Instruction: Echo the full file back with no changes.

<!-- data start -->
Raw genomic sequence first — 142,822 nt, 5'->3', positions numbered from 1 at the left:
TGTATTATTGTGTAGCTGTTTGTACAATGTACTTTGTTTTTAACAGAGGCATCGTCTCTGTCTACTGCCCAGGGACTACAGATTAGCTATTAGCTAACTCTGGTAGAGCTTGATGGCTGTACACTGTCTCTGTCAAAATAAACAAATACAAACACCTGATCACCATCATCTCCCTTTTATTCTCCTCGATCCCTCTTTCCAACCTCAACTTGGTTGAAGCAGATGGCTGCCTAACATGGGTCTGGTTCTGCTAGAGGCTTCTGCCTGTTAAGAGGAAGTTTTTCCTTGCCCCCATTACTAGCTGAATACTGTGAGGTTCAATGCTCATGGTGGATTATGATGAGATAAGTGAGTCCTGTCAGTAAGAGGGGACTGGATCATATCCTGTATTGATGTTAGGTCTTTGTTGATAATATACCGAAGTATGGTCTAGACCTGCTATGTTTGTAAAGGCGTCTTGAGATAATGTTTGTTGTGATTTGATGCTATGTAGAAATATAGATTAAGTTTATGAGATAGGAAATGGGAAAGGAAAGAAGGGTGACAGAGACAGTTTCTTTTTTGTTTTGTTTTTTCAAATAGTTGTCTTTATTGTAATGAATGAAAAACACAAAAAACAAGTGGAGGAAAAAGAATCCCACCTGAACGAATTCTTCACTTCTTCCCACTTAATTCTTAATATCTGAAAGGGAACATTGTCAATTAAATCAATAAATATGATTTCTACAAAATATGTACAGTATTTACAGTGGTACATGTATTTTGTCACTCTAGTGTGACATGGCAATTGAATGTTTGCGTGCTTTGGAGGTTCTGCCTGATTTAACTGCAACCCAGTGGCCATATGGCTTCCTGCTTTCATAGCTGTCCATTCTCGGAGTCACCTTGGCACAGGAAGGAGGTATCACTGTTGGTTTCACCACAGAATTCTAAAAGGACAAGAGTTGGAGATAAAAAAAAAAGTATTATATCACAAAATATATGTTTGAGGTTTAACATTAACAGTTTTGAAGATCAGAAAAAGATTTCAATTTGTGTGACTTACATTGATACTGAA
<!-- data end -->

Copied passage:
Raw genomic sequence first — 142,822 nt, 5'->3', positions numbered from 1 at the left:
TGTATTATTGTGTAGCTGTTTGTACAATGTACTTTGTTTTTAACAGAGGCATCGTCTCTGTCTACTGCCCAGGGACTACAGATTAGCTATTAGCTAACTCTGGTAGAGCTTGATGGCTGTACACTGTCTCTGTCAAAATAAACAAATACAAACACCTGATCACCATCATCTCCCTTTTATTCTCCTCGATCCCTCTTTCCAACCTCAACTTGGTTGAAGCAGATGGCTGCCTAACATGGGTCTGGTTCTGCTAGAGGCTTCTGCCTGTTAAGAGGAAGTTTTTCCTTGCCCCCATTACTAGCTGAATACTGTGAGGTTCAATGCTCATGGTGGATTATGATGAGATAAGTGAGTCCTGTCAGTAAGAGGGGACTGGATCATATCCTGTATTGATGTTAGGTCTTTGTTGATAATATACCGAAGTATGGTCTAGACCTGCTATGTTTGTAAAGGCGTCTTGAGATAATGTTTGTTGTGATTTGATGCTATGTAGAAATATAGATTAAGTTTATGAGATAGGAAATGGGAAAGGAAAGAAGGGTGACAGAGACAGTTTCTTTTTTGTTTTGTTTTTTCAAATAGTTGTCTTTATTGTAATGAATGAAAAACACAAAAAACAAGTGGAGGAAAAAGAATCCCACCTGAACGAATTCTTCACTTCTTCCCACTTAATTCTTAATATCTGAAAGGGAACATTGTCAATTAAATCAATAAATATGATTTCTACAAAATATGTACAGTATTTACAGTGGTACATGTATTTTGTCACTCTAGTGTGACATGGCAATTGAATGTTTGCGTGCTTTGGAGGTTCTGCCTGATTTAACTGCAACCCAGTGGCCATATGGCTTCCTGCTTTCATAGCTGTCCATTCTCGGAGTCACCTTGGCACAGGAAGGAGGTATCACTGTTGGTTTCACCACAGAATTCTAAAAGGACAAGAGTTGGAGATAAAAAAAAAAGTATTATATCACAAAATATATGTTTGAGGTTTAACATTAACAGTTTTGAAGATCAGAAAAAGATTTCAATTTGTGTGACTTACATTGATACTGAA